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Prof. Dr Gerd Hentschel has been a university lecturer in Slavic Linguistics at the University since 1993. He studied Slavonic and English Linguistics as well as Slavonic Literature in Göttingen and Krakow. Hentschel then researched and taught at the University of Göttingen, where he also completed his doctorate and habilitation. He spent longer research stays in Russia, Belarus and the USA. His current research focuses include historical feudal relations between German and Slavic, contact-related mixed varieties in Slavic and the morphological change of Slavic languages.

The monograph "Silesian and its Speakers: Establishment in Society, Attitudes, Germanisms" mentioned in the interview is published by Peter Lang. The project was funded by the Federal Government Commissioner for Culture and the Media.


Frequency dictionary of German loan words in contemporary Silesian

Heat map on the vitality of German loan words


Prof. Dr Gerd Hentschel

Institute of Slavic Studies

  • Porträtfoto Prof. Dr. Gerd Hentschel

    Gerd Hentschel has taught Slavic linguistics at the University of Oldenburg since 1993. Photo: Daniel Schmidt / University of Oldenburg

Languages provide a piece of home

Languages are often more variable than we imagine. In this interview, Slavic scholar Gerd Hentschel talks about German loan words in Upper Silesian and the aspirations of Upper Silesians to gain appreciation for their idiom.

Languages are often more variable than we imagine. In this interview, Slavic scholar Gerd Hentschel talks about German loan words in Upper Silesian, languages as identity and the aspirations of Upper Silesians to gain appreciation for their idiom.

Professor Hentschel, you research linguistic variations and linguistic contact – in other words what happens when two or more languages meet. What is it about this that fascinates you?

People basically think of languages as closed systems with set rules. But as they are being spoken all the time, they are in constant flux. Even in our Standard German there is much more variation than we imagine. Moreover, a language is situated within social and political contexts and also stands in relation to other languages. The German language has taken over many Anglicisms since the war. This reflects reality. I am less interested in the supposedly strict rules than in the question of how languages develop as a self-regulating system.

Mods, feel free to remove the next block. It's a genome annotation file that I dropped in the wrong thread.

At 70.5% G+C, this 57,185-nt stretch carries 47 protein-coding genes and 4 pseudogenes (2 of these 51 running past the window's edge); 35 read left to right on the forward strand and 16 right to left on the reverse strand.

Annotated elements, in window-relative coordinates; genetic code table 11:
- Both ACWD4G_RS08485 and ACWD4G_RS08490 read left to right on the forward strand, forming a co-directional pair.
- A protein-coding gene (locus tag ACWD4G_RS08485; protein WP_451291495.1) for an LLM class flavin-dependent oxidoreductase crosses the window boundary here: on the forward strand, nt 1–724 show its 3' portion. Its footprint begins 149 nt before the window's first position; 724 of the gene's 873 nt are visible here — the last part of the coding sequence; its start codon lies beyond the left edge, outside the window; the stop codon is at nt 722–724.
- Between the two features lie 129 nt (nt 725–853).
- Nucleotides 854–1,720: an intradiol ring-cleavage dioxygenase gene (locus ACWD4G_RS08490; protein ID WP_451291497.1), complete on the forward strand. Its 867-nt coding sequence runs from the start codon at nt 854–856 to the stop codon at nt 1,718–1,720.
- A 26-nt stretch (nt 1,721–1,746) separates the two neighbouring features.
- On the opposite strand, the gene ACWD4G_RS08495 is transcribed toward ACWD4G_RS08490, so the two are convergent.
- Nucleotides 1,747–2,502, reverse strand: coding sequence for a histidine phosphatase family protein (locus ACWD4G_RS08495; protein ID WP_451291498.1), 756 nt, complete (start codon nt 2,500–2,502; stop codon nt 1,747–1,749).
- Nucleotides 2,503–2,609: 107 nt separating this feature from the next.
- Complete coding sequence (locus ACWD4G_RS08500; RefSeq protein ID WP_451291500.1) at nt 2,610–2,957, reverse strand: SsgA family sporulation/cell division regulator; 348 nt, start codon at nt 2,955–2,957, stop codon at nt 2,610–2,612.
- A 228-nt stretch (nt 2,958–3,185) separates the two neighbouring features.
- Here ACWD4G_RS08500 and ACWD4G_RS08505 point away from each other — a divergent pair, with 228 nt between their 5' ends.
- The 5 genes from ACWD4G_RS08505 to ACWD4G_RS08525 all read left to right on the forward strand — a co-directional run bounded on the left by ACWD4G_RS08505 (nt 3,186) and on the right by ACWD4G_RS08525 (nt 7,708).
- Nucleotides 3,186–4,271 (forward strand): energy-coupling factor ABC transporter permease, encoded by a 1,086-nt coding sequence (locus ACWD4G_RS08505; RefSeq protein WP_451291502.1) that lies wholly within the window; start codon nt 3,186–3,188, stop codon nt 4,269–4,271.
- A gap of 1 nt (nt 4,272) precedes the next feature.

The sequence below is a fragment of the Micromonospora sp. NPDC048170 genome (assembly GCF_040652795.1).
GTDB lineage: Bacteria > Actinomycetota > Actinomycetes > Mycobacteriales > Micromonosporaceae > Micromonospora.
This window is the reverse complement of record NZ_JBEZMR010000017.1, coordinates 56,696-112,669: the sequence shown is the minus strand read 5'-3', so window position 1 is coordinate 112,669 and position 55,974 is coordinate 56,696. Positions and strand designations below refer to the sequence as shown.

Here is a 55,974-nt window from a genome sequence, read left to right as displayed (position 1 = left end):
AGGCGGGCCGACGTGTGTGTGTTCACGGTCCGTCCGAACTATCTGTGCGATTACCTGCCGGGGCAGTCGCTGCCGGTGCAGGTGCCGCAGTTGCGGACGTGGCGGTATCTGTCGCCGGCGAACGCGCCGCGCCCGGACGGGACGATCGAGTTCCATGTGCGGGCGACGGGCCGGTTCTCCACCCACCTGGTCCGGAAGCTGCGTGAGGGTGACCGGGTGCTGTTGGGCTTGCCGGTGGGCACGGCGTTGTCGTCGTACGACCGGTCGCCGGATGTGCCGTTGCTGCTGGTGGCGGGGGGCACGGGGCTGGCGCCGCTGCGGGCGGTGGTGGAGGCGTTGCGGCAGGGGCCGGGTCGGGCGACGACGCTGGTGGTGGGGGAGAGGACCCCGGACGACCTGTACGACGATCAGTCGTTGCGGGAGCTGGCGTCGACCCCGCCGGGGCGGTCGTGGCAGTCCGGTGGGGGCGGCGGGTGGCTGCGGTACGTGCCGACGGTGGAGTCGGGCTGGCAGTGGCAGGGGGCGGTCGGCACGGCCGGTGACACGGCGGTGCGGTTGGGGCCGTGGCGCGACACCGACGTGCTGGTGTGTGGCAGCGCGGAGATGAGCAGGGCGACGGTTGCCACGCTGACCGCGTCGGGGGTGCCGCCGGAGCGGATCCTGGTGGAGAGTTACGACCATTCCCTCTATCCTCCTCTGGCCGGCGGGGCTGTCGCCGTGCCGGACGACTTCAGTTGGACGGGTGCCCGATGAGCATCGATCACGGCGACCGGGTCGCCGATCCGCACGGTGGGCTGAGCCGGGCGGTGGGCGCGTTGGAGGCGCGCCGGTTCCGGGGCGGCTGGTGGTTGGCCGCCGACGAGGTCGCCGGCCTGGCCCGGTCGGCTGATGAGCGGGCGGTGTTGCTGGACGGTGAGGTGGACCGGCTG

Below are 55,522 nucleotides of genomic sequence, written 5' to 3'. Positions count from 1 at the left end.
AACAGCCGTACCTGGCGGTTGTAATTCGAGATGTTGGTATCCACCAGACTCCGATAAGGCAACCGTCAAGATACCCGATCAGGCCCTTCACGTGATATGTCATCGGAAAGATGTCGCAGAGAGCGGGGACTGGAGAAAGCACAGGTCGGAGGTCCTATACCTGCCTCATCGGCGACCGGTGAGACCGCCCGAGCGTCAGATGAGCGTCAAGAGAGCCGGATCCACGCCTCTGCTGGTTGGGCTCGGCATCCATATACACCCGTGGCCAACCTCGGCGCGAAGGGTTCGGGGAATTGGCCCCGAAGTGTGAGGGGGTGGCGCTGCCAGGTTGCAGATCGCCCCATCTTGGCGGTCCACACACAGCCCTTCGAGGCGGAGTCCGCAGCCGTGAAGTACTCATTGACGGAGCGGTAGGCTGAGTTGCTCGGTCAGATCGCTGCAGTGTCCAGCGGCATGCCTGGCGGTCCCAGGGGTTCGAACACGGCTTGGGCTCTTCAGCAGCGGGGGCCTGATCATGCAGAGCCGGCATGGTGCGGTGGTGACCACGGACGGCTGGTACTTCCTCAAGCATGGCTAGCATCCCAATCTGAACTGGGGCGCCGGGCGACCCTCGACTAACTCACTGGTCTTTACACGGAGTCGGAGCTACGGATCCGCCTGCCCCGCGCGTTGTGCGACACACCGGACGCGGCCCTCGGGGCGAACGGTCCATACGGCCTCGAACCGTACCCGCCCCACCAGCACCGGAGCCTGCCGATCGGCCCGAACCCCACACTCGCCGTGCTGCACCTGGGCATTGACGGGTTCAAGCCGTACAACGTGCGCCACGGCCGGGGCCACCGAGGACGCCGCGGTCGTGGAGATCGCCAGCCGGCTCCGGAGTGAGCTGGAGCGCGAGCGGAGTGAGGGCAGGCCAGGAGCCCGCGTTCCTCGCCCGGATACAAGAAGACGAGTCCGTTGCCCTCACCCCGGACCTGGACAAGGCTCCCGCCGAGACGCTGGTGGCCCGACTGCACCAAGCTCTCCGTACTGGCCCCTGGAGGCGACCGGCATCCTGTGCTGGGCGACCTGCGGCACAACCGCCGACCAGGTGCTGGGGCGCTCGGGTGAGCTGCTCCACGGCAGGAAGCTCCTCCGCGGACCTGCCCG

One of your areas of research is German loanwords – terms whose expression and meaning can be traced back to the German language. In one project you focused specifically on these Germanisms in Silesian. How did you get interested in this topic?

Loanwords reflect contact between languages. In my very first academic position I researched German loanwords in Polish. The findings from the many years of research I have done in this field have been collated from various projects and integrated into the German loanword portal (Lehnwort-Portal Deutsch) at the Leibniz Institute for the German Language in Mannheim. Some time ago I was contacted by Jolanta Tambor from the University of Silesia in Katowice. She posited that all Germanisms had disappeared from Silesian since 1945. I was not convinced that this was altogether true and suggested that we investigate the matter.